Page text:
Investigative forays into the microscopic-level cleanliness of public restrooms, office cubes, day care centers, fast food joints, and other easily contaminated spaces have long been a staple of shock journalism.
In many ways, these reports have long since worn out their welcome. We take it for granted that touching anything outside of a cauldron of boiling water requires a thorough Purell once-over and prayers for mercy from the germ gods.
That said, this story from MSNBC is a must-read — not because it breaks new ground, but because someone came up with about the most gripping headline I’ve read since the infamous “One-Eyed Invader” debacle:
Turns out a local science professor in New Jersey went to a bunch of different eateries and ordered water with lemon. Then she swabbed the lemons and sent the samples to a lab for analysis.
As the headline suggests, there was all manner of doo-doo on the citrus:
One sample had six different microorganisms on it, three of which are found in fecal material. Although some lemon slices had germs either only on the rind or only on the pulp, 29 percent had germs on both sites. In 15 instances the germs on the pulp were completely different from those on the rind, indicating that the pulp had been in contact with a contaminated surface as or after it was sliced. Sometimes when more than one lemon was sampled during a single restaurant visit, different germs were found on each.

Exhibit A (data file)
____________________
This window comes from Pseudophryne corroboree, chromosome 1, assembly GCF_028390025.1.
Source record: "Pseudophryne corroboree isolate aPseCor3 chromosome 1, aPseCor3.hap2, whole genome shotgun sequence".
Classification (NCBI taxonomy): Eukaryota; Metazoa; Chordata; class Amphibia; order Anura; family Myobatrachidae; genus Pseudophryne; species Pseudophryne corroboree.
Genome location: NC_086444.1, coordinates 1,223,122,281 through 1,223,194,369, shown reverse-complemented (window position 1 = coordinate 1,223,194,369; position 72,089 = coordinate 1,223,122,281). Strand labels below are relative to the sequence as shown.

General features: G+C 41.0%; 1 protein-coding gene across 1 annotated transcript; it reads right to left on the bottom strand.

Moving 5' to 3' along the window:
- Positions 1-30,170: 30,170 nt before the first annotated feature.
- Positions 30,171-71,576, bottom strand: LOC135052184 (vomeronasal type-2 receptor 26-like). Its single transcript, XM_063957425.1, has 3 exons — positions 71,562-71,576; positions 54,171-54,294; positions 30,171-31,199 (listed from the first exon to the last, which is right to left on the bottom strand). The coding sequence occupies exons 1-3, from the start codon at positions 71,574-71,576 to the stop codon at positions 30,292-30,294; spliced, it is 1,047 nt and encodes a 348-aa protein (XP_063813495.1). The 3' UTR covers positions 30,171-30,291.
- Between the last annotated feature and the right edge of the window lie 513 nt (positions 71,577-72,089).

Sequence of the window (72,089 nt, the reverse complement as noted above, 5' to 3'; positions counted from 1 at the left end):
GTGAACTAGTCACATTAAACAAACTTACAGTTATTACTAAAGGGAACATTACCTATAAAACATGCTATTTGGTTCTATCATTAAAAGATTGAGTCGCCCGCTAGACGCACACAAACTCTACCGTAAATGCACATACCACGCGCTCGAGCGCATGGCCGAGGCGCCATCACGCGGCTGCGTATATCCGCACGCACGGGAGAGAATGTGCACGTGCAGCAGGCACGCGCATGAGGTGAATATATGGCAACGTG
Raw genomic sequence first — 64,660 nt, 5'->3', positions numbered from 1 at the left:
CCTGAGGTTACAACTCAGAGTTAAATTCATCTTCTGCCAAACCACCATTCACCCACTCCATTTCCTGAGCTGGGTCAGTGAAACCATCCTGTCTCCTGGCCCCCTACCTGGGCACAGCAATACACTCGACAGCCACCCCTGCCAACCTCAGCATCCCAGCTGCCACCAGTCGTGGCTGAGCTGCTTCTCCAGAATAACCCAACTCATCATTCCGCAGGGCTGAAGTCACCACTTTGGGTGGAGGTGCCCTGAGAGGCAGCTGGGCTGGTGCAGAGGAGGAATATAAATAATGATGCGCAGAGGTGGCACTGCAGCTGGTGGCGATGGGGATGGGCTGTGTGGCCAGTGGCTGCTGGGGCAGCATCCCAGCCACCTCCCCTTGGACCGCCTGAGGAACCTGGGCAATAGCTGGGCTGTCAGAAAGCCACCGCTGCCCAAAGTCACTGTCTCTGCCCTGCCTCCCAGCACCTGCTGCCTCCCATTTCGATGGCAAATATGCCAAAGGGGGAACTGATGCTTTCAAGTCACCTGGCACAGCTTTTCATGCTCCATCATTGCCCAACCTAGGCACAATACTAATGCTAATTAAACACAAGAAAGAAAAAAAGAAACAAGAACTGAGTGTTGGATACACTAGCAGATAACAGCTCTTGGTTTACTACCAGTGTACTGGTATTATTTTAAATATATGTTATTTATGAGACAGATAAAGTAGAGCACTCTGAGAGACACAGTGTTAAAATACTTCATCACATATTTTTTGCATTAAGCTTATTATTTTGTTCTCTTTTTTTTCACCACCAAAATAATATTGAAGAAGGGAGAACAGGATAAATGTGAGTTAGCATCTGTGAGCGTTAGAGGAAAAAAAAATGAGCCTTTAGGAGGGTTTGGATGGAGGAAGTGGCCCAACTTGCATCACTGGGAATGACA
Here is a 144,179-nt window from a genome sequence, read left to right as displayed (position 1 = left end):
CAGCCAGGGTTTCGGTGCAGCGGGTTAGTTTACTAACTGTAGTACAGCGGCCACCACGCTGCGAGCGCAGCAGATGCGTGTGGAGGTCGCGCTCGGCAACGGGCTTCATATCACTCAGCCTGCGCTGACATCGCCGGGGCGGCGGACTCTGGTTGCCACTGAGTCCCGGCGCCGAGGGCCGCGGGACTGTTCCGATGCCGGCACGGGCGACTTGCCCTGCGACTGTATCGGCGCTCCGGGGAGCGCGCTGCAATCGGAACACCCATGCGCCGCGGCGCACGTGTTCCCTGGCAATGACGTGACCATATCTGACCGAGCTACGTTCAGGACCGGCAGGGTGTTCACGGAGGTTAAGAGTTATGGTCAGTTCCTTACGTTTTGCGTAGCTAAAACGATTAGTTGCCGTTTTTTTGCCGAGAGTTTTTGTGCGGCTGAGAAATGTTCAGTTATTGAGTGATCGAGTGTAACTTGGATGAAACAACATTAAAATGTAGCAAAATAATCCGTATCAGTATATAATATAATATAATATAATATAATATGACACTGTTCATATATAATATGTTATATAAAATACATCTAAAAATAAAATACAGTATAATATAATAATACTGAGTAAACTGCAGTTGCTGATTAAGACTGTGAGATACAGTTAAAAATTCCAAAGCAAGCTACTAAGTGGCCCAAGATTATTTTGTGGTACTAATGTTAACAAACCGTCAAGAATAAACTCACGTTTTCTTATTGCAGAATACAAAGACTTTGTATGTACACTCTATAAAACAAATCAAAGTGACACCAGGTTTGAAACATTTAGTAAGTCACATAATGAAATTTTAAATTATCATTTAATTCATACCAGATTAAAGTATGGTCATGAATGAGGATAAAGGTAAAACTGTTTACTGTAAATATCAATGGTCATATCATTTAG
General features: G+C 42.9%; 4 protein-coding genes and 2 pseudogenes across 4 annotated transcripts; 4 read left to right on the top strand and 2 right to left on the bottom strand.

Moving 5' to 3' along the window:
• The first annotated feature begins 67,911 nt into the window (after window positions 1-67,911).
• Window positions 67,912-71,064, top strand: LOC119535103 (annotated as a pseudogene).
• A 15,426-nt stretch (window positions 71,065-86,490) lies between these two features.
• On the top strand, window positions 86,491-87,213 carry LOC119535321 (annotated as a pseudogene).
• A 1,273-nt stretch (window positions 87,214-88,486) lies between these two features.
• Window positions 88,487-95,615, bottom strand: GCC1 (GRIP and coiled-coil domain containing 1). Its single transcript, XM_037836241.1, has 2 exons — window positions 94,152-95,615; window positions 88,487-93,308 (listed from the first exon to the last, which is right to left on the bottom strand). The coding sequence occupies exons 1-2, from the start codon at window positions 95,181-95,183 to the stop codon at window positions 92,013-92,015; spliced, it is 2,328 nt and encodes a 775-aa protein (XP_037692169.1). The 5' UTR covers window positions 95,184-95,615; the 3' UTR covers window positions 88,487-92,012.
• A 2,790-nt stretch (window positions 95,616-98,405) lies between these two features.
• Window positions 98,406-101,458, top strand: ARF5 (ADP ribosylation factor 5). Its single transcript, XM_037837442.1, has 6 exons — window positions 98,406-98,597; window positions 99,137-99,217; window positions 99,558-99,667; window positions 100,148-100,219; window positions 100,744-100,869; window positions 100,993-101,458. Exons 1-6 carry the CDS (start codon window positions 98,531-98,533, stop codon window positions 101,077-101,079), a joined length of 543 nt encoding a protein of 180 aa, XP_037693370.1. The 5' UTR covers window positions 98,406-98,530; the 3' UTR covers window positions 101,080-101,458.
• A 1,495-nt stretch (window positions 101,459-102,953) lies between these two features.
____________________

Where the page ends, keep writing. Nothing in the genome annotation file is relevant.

As a former bartender, let me break this down for you, Pax style:
1. At every bar and restaurant in the country, bartenders and waitstaff spend some time before each shift slicing citrus fruits. If it’s Cinco de Mayo and you work at Chi Chi’s, you’re going through about three or four buckets of lemons and limes before the doors open.
2. Most waitstaff don’t work at Chi Chi’s, and 364 days out of the year it’s not Cinco de Mayo. Quite often lemons get sliced and not used. Know what happens next? If you guessed that they get thrown out and replaced the next day, you haven’t been paying attention. Most often, the unused slices get tossed into a plastic bucket or bowl, possibly covered in cling wrap, and shoved in the giant walk-in. Sometimes the bartender, who’s been handling money all night — in between drags on a shared Camel out by the Dumpster — does this himself. Other times a busboy, who’s been busy scraping your leftover pilaf into the trash with his bare hands, does the honors.
It could be days of rough handling before that garnish finds itself perched on your glass rim. Any way you slice it, those lemons are getting reused.
Yes, they may have trace elements of dookie on them. And yes, this may even make you sick. And no, it’s nothing you should be worried about.
Think of how many times you’ve eaten at restaurants and fast food joints. Now consider how often you’ve gotten sick from doing so. The tally for me is 0, though others have had worse luck. Still though, you’re more likely to be abused by Gary Busey than you are to suffer from tainted food products at most places. Just be careful, and remember that Purell is not a condiment.